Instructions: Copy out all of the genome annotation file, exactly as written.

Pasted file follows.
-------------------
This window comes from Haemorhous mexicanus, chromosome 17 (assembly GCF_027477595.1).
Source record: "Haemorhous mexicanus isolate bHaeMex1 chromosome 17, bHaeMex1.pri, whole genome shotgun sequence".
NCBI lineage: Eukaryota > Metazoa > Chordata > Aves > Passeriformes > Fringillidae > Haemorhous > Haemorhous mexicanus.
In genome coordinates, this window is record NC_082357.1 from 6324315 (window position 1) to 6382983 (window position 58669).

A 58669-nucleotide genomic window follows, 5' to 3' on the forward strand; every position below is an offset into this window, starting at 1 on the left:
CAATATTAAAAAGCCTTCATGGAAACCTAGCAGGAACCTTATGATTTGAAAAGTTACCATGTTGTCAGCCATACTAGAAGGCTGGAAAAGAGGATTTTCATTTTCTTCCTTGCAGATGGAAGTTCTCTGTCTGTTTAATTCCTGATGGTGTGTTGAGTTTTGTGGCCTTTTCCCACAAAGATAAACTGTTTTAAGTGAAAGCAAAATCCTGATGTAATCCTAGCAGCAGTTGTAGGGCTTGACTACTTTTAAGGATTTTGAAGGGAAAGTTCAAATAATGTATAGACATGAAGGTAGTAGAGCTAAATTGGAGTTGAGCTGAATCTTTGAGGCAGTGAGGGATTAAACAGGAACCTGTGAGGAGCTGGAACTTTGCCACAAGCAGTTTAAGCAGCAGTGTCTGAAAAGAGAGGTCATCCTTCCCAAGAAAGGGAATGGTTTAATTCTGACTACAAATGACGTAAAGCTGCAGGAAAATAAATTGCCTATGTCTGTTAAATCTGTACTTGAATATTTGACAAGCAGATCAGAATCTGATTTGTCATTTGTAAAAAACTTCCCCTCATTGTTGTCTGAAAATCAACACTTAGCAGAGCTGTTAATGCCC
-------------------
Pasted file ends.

This window comes from Haemorhous mexicanus, chromosome 17 (assembly GCF_027477595.1).
Source record: "Haemorhous mexicanus isolate bHaeMex1 chromosome 17, bHaeMex1.pri, whole genome shotgun sequence".
NCBI lineage: Eukaryota > Metazoa > Chordata > Aves > Passeriformes > Fringillidae > Haemorhous > Haemorhous mexicanus.
In genome coordinates, this window is record NC_082357.1 from 6324315 (window position 1) to 6382983 (window position 58669).

A 58669-nucleotide genomic window follows, 5' to 3' on the forward strand; every position below is an offset into this window, starting at 1 on the left:
CAATATTAAAAAGCCTTCATGGAAACCTAGCAGGAACCTTATGATTTGAAAAGTTACCATGTTGTCAGCCATACTAGAAGGCTGGAAAAGAGGATTTTCATTTTCTTCCTTGCAGATGGAAGTTCTCTGTCTGTTTAATTCCTGATGGTGTGTTGAGTTTTGTGGCCTTTTCCCACAAAGATAAACTGTTTTAAGTGAAAGCAAAATCCTGATGTAATCCTAGCAGCAGTTGTAGGGCTTGACTACTTTTAAGGATTTTGAAGGGAAAGTTCAAATAATGTATAGACATGAAGGTAGTAGAGCTAAATTGGAGTTGAGCTGAATCTTTGAGGCAGTGAGGGATTAAACAGGAACCTGTGAGGAGCTGGAACTTTGCCACAAGCAGTTTAAGCAGCAGTGTCTGAAAAGAGAGGTCATCCTTCCCAAGAAAGGGAATGGTTTAATTCTGACTACAAATGACGTAAAGCTGCAGGAAAATAAATTGCCTATGTCTGTTAAATCTGTACTTGAATATTTGACAAGCAGATCAGAATCTGATTTGTCATTTGTAAAAAACTTCCCCTCATTGTTGTCTGAAAATCAACACTTAGCAGAGCTGTTAATGCCC